Doing your tax year planning at the start of the 12-month cycle can be just as valuable as its more familiar year end counterpart.
The run up to 5 April, with the Budget (and often Easter) intervening, can be a frenetic time for personal financial planning. All tends to go quiet once the new tax year begins, but the reality is that there are many planning points that are worth considering at the start of the tax year rather than leaving it until the end.
Tax year planning
- ISA contributions (£20,000 maximum in 2017/18) are best made at the start of the year rather than the end, as it means the tax benefits are enjoyed for nearly a year longer.
- A similar argument applies to pension contributions, although if your income for the year ahead is uncertain, the case for delay is stronger.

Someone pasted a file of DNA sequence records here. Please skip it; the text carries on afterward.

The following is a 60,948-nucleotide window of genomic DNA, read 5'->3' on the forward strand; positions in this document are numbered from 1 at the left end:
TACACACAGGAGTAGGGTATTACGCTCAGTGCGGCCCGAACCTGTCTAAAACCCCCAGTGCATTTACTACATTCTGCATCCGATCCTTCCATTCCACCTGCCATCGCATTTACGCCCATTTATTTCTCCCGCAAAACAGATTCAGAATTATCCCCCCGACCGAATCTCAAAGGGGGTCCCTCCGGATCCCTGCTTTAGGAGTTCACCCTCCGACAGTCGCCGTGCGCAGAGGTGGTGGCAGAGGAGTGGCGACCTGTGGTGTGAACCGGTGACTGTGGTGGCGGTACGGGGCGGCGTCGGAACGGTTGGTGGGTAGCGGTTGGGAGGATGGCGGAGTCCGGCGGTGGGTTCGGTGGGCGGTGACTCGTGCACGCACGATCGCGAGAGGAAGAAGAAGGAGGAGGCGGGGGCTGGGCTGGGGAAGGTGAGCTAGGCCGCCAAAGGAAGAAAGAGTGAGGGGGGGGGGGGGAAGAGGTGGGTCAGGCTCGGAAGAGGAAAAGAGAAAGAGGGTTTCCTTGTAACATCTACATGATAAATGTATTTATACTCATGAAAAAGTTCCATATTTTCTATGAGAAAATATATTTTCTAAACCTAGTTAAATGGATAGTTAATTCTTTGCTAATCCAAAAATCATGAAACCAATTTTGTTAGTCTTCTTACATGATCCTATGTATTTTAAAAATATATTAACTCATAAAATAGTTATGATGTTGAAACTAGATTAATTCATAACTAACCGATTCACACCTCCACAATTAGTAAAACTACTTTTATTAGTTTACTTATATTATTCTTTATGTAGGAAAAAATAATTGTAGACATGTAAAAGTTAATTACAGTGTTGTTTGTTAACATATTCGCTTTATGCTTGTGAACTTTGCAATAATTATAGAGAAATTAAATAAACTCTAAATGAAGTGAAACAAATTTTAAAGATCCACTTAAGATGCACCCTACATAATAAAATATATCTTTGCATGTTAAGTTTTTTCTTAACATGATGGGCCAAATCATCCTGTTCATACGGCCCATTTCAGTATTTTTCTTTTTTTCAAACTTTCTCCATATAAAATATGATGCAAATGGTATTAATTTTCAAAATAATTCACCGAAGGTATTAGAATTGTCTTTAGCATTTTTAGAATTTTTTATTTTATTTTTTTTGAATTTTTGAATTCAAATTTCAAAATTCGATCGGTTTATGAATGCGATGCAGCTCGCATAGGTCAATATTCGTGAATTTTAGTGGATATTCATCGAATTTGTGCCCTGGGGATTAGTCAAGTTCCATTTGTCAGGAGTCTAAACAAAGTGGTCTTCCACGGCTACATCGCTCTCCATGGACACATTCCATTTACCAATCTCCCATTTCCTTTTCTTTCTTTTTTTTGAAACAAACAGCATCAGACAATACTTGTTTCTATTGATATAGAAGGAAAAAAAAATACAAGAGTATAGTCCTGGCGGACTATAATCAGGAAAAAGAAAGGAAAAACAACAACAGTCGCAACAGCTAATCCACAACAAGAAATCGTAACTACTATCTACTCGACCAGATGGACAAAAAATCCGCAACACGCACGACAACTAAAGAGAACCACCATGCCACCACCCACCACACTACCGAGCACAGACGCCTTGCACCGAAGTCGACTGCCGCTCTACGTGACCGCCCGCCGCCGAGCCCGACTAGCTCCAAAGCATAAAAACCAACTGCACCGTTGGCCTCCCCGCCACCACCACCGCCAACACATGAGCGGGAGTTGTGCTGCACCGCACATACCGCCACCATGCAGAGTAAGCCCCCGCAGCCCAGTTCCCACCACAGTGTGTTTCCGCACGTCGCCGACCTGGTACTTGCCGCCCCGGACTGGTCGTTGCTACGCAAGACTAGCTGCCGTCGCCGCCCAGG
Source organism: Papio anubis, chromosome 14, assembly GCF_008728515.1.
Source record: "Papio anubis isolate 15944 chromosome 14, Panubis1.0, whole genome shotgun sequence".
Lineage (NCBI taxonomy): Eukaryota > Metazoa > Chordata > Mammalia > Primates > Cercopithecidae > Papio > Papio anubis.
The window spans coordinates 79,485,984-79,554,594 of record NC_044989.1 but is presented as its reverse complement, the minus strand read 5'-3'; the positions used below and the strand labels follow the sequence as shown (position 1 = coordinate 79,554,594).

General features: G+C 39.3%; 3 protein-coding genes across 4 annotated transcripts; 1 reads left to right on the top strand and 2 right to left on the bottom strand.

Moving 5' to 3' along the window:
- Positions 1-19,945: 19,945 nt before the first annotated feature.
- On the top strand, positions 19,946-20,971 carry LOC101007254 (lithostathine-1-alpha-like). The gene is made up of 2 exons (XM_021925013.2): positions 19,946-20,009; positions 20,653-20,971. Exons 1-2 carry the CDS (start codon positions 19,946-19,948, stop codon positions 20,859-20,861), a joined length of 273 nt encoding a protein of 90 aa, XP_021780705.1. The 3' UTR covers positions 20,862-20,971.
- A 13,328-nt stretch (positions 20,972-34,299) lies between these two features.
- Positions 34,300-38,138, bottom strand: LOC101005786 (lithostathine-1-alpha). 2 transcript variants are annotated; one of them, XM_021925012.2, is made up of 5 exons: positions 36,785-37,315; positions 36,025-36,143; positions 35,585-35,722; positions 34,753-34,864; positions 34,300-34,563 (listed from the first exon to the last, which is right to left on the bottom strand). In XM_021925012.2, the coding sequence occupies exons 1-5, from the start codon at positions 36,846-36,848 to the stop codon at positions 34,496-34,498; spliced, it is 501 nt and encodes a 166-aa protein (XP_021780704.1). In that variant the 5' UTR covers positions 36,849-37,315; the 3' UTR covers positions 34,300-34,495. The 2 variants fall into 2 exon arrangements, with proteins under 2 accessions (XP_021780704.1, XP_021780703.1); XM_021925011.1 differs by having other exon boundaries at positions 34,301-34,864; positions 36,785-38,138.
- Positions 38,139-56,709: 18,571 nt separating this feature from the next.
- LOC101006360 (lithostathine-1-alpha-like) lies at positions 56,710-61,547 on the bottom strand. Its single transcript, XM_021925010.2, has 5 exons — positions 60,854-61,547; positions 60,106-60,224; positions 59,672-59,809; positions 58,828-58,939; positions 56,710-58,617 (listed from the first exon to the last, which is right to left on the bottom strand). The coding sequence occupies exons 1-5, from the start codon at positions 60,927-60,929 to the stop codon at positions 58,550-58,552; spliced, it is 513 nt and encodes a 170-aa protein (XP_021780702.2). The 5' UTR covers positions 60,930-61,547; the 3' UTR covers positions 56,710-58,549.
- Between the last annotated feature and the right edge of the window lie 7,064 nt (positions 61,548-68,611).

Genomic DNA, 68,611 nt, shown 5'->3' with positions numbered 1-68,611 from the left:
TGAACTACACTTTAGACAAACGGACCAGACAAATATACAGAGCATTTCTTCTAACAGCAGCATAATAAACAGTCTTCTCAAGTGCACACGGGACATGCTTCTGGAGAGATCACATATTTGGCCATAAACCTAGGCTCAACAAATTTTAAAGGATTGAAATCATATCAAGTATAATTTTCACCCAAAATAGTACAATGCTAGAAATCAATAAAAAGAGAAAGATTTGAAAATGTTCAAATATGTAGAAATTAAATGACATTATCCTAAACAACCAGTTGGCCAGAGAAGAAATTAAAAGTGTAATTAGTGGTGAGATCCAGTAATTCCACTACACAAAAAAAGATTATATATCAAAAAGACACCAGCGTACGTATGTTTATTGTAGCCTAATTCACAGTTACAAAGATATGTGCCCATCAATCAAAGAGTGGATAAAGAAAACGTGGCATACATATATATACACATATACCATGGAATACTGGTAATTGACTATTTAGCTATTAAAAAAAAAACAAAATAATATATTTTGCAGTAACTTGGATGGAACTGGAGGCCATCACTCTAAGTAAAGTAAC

- The dividend allowance is £5,000 per tax year, so it is worth checking early on how much dividend income you are likely to receive and whether that prompts any investment changes. If you are married or in a civil partnership, that might mean transferring assets between the two of you.
- Similar considerations of who holds what apply to deposit accounts and the personal savings allowance of up to £1,000 a year each.
- The many thresholds built into the income tax system are a driver to working out what might be your total income in the tax year as soon as possible. When it comes to tax year planning, if you know in April you are likely to be near a threshold by next March, you have that much more time to plan accordingly.
If you would like a review of your tax year planning, please talk to us now – don’t wait until next March.
The value of tax reliefs depends on your individual circumstances. Tax laws can change. The Financial Conduct Authority does not regulate tax advice.